In total, testimonies from 17 migrants were collected. Later, police obtained videos and photographs of the alleged crimes. The police confiscated the defendant’s mobile phones, which contained important evidence. Finally, a medical-legal examination was appointed. The criminal trial began on March 23, 2017.
Matammoud was found guilty and sentenced to life imprisonment on 10 October 2017 by a Milan court.
Just think about it. The testimony of 17 migrants was enough evidence to justly send a criminal to jail for life. How much evidence do we have that testifies the torture of thousands of victims — participants in peaceful protests in Belarus? Hundreds of volumes, thousands of pages.
If someone from those who have soiled their hands in the blood of peaceful Belarusians still believes that they will stay unpunished, then they are very much mistaken. They will be legally responsible for their actions and will assess the law. And our team continues its work, both in the legal and media fields, to make this happen as soon as possible.
We consult with human rights activists in a number of European countries, provide assistance and legal support to the victims, and are looking for all possible ways to resolve cases as soon as possible and bring them to the point where the criminals, whose names are well known to us, are put on the international wanted list. At a certain point, you will no longer be able to feel safe behind the walls of your offices. And there will be nowhere to run. A life sentence for the heads of the police department, prisons in Akrestsina and Zhodino is the reality that awaits criminals.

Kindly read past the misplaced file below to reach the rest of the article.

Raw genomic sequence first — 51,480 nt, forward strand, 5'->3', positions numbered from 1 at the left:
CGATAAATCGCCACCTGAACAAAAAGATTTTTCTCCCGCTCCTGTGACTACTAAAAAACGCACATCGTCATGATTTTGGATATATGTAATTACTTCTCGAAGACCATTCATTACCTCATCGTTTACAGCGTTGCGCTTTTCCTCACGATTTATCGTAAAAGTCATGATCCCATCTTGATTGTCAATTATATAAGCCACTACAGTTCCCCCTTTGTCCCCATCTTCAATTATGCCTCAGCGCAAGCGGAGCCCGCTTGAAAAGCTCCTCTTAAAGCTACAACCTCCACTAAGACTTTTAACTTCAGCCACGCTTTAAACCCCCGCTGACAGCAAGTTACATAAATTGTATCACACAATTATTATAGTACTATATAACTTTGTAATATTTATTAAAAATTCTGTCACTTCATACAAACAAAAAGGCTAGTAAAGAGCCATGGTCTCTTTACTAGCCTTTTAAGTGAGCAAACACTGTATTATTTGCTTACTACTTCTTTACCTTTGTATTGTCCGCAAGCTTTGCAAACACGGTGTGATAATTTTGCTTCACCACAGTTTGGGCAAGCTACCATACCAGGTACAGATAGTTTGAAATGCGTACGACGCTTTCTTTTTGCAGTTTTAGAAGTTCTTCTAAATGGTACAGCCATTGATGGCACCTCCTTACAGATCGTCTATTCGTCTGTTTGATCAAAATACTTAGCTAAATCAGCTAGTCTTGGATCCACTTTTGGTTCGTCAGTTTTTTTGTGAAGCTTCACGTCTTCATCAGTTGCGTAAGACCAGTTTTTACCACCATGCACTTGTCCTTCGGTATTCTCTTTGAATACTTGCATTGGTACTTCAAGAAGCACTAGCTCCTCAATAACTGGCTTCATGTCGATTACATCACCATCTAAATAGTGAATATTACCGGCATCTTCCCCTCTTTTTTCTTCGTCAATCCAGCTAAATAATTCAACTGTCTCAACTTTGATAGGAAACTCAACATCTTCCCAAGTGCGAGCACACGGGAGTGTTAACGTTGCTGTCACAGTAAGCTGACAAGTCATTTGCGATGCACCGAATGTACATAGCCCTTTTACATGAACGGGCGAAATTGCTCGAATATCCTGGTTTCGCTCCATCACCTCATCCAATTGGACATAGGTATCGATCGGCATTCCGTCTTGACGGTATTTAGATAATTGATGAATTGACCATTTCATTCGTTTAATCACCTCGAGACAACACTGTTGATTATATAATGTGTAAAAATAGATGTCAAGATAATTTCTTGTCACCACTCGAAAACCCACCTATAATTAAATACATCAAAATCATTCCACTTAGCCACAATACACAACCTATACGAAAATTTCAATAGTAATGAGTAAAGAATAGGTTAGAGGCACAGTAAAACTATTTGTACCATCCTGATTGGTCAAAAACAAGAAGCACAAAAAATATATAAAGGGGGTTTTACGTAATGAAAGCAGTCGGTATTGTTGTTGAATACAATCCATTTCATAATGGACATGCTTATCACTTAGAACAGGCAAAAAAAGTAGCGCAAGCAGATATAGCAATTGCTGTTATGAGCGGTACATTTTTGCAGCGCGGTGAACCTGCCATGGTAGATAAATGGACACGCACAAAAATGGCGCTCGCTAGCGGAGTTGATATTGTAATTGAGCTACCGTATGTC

Today we directly cooperate with the Organized Crime Investigation Department of the Lithuanian Criminal Police Bureau.
The highly professional lawyers of the NAM team conduct an initial consultation and interview with the victims, and then transfer the full package of documents to the investigators. Moreover, the Lithuanian side demonstrates its full involvement in the problem and solidarity with the Belarusians, considering the applications of victims who currently live in any other country in the world and are ready to use the mechanism of universal jurisdiction in Lithuania.
As a reminder, we are looking for victims who want to bring perpetrators to justice using the mechanisms of universal jurisdiction.